Hallux
Masters Principal
1.2.1  seeder  Hallux  replied to  Greg Jones @1.2    8 months ago

Or it implies that some doctors think their patients are too stupid to communicate with.

 
 
 
GregTx
PhD Guide
1.2.2  GregTx  replied to  Hallux @1.2.1    8 months ago

Or perhaps it implies they're legacy med students that are too stupid to communicate with their patients?....

 
 
 
sandy-2021492
Professor Expert
1.2.3  sandy-2021492  replied to  Greg Jones @1.2    8 months ago

Washington echoed the point, noting, “It's no accident that, in 2016, the University of Virginia found that half of all medical students thought that African Americans don't feel pain the way whites do ... making a case that African Americans were not fully human.” “We talk about history, but I always want to remind people: It’s not history. It's not dead,” she added. “It's happening right now—partly because we have not appropriately addressed what happened in the past.”

These medical students would be practicing physicians now.

The report showed — in exacting detail and with mountains of evidence — that people of color were less likely to receive the medical care and procedures they needed even when controlling for factors like insurance status. It showed that Black and Hispanic patients tended to receive lower-quality care for a number of diseases, including cancer, heart disease, HIV/AIDS, and diabetes, and that disparities were found even when clinical factors like comorbidities, age, and severity of disease were taken into account. The disparities were found across a range of clinical settings, including public, private, and teaching hospitals, and were tied to worse outcomes for patients.

The report in question was written in 2003.

“Research suggests that healthcare providers’ diagnostic and treatment decisions, as well as their feelings about patients, are influenced by patients’ race or ethnicity,” the report said. The authors also cited the lack of physicians of color and language translation services, a dearth of medical facilities in some low-income neighborhoods, and a shift to managed care in government-run health programs as examples of systemic racism.

My sister is a travel PA, currently assigned to a gastroenterology practice in Farmington, NM.  Once you leave town limits, you're on reservation land.  She has the occasional patient who can only speak Navajo.  One of her greatest frustrations the last time she was assigned to the same hospital was the great disparity in care provided to IHS patients, who were frequently referred to her practice when their problems were worse than an IHS clinic could handle.  There were frequently delays in care during Covid because the IHS did not provide rapid Covid tests for patients who had to test before undergoing procedures.  Non-IHS patients received rapid tests, and therefore more timely care.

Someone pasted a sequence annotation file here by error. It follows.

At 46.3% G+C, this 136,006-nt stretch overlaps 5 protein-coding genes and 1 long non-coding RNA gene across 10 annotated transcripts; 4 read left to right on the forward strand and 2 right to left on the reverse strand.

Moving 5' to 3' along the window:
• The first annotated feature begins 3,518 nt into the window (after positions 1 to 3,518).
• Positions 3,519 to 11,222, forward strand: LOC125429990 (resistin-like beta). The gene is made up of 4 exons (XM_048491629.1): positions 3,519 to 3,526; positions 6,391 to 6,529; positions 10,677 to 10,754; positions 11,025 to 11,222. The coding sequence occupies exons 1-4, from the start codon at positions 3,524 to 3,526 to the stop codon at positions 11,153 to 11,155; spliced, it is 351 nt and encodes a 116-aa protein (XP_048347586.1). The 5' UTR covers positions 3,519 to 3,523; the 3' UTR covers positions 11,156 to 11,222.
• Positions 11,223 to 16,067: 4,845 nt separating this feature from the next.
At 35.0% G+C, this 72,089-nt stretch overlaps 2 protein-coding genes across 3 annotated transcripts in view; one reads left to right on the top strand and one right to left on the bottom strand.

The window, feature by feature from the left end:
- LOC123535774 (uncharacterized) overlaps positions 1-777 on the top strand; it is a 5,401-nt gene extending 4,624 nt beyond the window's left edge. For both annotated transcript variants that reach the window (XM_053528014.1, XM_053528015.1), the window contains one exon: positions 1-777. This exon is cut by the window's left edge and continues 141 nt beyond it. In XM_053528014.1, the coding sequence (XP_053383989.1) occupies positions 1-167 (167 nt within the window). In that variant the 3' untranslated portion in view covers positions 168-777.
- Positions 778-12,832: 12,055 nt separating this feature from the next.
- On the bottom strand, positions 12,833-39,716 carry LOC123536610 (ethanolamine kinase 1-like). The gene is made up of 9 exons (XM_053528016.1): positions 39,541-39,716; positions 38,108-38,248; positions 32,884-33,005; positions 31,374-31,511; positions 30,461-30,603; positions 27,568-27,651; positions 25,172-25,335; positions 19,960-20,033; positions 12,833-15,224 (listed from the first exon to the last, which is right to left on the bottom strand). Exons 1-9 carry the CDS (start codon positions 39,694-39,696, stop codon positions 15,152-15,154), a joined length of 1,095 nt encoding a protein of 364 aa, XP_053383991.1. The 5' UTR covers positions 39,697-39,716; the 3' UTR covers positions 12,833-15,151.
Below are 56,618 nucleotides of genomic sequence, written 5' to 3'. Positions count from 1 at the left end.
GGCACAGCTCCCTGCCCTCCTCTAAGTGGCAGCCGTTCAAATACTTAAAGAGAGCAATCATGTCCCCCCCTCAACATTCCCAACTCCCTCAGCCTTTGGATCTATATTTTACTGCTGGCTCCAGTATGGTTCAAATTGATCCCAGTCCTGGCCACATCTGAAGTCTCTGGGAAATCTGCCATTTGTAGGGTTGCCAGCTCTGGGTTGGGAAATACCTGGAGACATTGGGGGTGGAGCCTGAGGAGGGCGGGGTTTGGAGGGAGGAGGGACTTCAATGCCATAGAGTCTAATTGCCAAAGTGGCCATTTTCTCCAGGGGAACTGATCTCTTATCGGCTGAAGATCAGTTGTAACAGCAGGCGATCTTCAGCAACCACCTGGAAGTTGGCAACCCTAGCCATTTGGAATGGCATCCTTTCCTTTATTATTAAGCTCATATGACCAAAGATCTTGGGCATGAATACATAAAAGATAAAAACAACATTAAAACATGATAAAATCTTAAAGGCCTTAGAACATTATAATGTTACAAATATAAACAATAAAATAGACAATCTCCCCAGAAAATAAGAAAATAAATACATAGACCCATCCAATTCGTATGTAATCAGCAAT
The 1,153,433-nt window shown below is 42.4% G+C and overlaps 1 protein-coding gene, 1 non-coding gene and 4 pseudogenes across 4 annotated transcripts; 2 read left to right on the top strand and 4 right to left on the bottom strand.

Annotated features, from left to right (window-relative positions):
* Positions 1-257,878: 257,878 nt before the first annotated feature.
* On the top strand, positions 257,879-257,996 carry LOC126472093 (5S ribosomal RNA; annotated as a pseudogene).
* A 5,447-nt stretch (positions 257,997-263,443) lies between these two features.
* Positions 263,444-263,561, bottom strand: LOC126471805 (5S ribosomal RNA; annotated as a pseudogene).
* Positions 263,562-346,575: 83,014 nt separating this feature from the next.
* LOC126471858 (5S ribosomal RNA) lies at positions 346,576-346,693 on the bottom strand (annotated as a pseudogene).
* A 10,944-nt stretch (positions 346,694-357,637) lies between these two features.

Texan1211
Professor Principal
2  Texan1211    8 months ago

Would have been useful info had the article detailed the causes of death in these women instead of just generalities.

Why are women of ALL races experiencing this?

 
 
 
Kavika
Professor Principal
2.1  Kavika   replied to  Texan1211 @2    8 months ago
Why are women of ALL races experiencing this?

According to the article, yes.

 
 
 
Texan1211
Professor Principal
2.1.1  Texan1211  replied to  Kavika @2.1    8 months ago
According to the article, yes.

Yes, I am aware.

I wondered what the cause of deaths were by category to see if there are any similarities among races.

What is America doing so differently compared to the rest of the world besides having high drug-use rates and horrible diets?

 
 
 
Drinker of the Wry
Junior Expert
3  Drinker of the Wry    8 months ago

Seems like quotation marks are inappropriate.

 
 
 
Hallux
Masters Principal
3.1  seeder  Hallux  replied to  Drinker of the Wry @3    8 months ago

Same could be said about some remarks.

 
 
 
Drinker of the Wry
Junior Expert
3.1.1  Drinker of the Wry  replied to  Hallux @3.1    8 months ago

Without knowing what ones you mean, I can't disagree.

 
 
 
Sean Treacy
Professor Principal
4  Sean Treacy    8 months ago

You tellen me healthcare can't stop suicide or drug use? 

Probably should just start euthanizing unfit mothers to get the numbers up, eh? 

 
 
 
Kavika
Professor Principal
5  Kavika     8 months ago
Among wealthy nations, the US has the highest rate of maternal mortality, which is defined as a death during pregnancy or up to a year afterwards. Common causes include excessive bleeding, infection, heart disease, suicide and drug overdose.

That is certainly a statistic that the US should not be number one in. Being an exceptional and rich country we should have a much better grip and result on this. 

 
 
 
Greg Jones
Professor Guide
5.1  Greg Jones  replied to  Kavika @5    8 months ago

What do you suggest for solutions?

 
 
 
Kavika
Professor Principal
5.1.1  Kavika   replied to  Greg Jones @5.1    8 months ago

Since I'm not an MD the first thing I would start with is better accessibility to healthcare for women, in fact for all Americans. 

Do you have any thoughts? 

 
 
 
Right Down the Center
Junior Guide
5.1.2  Right Down the Center  replied to  Kavika @5.1.1    8 months ago

Maybe find out why it is happening and address the root cause instead of blanket statements about Healthcare for all that is years and years away. And I don't mean send our vp to find out or some lame ass committee that likes to hear themselves talk and solve nothing.

 
 
 
Kavika
Professor Principal
5.1.3  Kavika   replied to  Right Down the Center @5.1.2    8 months ago

Actually, there are a number of articles/reports on just this lack of adequate care here are a few.

 
 
 
Texan1211
Professor Principal
6  Texan1211    8 months ago

Wasn't Obamacare supposed to be the cure-all?